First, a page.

Missy Zane is the founder and president of Howard County Cat Club, based in Columbia, Maryland. But she is more than just that, Missy is also “head cat mom,” admin, and the PR and social media person for the 501(c)3 rescue. Missy says, “I also do a lot of behavior counseling and provide other advice to try to keep cats out of rescue, decide which cats to take in our shelter – not all are a good match for us – and interview and approve adopters.”
Missy started Howard County Cat Club in celebration of the 20th anniversary of her cat sitting services.
The Howard County Cat Club is dedicated to keeping cats out of shelters because we believe that no cat deserves to live in a cage, or to be put to death because it is no longer wanted or in the way.
We operate a behavior hotline to help cats and their human companions resolve their differences. We advise people who need to place their no-longer-wanted cats in new homes; we have a no-kill, cage-free “group home” for cats with absolutely nowhere else to go; and we help feral colony caretakers with Trap/Neuter/Return.
A conversation with Missy
Why did you start the rescue?
I had always wanted to start a cat rescue, and our area really needed one. Starting an organization to help cats seemed like a good way to celebrate my cat sitting service’s 20th anniversary and give something back to the community. I really didn’t think anything would come of it, but I figured it was at least a good way to get our name in the paper. The director of our animal control agency at the time hated rescues, and I didn’t want to wave a red flag in her face, so I gave it an innocuous name and said we were a cat behavior hotline. The first call I got was about a cat who desperately needed rescue. That’s when I realized the behavior hotline would probably not work. When people are having problems with a cat, they just want him or her gone. They’re not interested in working things out.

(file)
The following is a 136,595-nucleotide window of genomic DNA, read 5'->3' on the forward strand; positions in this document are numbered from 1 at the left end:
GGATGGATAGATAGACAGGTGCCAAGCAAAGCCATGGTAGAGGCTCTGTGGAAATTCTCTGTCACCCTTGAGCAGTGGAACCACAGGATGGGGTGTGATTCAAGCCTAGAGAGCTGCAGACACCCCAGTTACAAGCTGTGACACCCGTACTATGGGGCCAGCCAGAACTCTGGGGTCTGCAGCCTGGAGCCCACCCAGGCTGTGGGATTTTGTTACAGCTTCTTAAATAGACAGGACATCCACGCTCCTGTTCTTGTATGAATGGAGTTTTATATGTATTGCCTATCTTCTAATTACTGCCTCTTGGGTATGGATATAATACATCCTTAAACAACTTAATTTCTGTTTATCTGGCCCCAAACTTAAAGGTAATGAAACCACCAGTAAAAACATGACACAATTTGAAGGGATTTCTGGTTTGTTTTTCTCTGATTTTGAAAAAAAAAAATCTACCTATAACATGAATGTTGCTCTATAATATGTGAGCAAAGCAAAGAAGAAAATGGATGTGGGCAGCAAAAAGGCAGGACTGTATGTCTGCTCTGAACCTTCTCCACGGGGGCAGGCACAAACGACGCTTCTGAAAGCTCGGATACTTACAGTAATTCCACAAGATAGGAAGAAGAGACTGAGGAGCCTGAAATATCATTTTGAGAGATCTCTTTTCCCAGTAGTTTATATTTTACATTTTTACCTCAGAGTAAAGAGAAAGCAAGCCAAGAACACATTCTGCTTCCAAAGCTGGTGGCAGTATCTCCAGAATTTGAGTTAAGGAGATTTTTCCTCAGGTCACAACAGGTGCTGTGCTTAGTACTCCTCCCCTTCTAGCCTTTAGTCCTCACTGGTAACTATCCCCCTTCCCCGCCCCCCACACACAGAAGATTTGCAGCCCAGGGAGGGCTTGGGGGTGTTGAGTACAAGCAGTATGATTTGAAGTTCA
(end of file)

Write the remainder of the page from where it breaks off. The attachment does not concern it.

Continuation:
What region do you cover?
The Baltimore, MD/Washington, DC area. However, one of my closest friends is a cross-poster on Facebook and works with shelters in the south. We sometimes take cats she’s trying to save from North Carolina, Georgia and rural Virginia. We’ve also gotten a couple of cats out of the very lethal and heartless Brooklyn shelter.
About how many cats can you shelter at a time?
We can shelter up to 18 cats in a cage-free, group home environment. We use foster homes for sick cats and cats who don’t get along with the others, but I prefer to have everyone in our shelter.
What is the hardest part about running the rescue?
Money and keeping the cats healthy and happy are the biggest worries. Saying we don’t have room for a cat we’d really like to save (we’d like to save them all) is the hardest part.
What is the best part about running the rescue?
Saying goodbye to a cat who’s going to an amazing forever home. This is always bittersweet. I took two cats (sisters) who had been with us for over a year to their new home recently and cried all the way home! We’re happy for them, but we miss them.
What would you say is the most common misconception about running a rescue?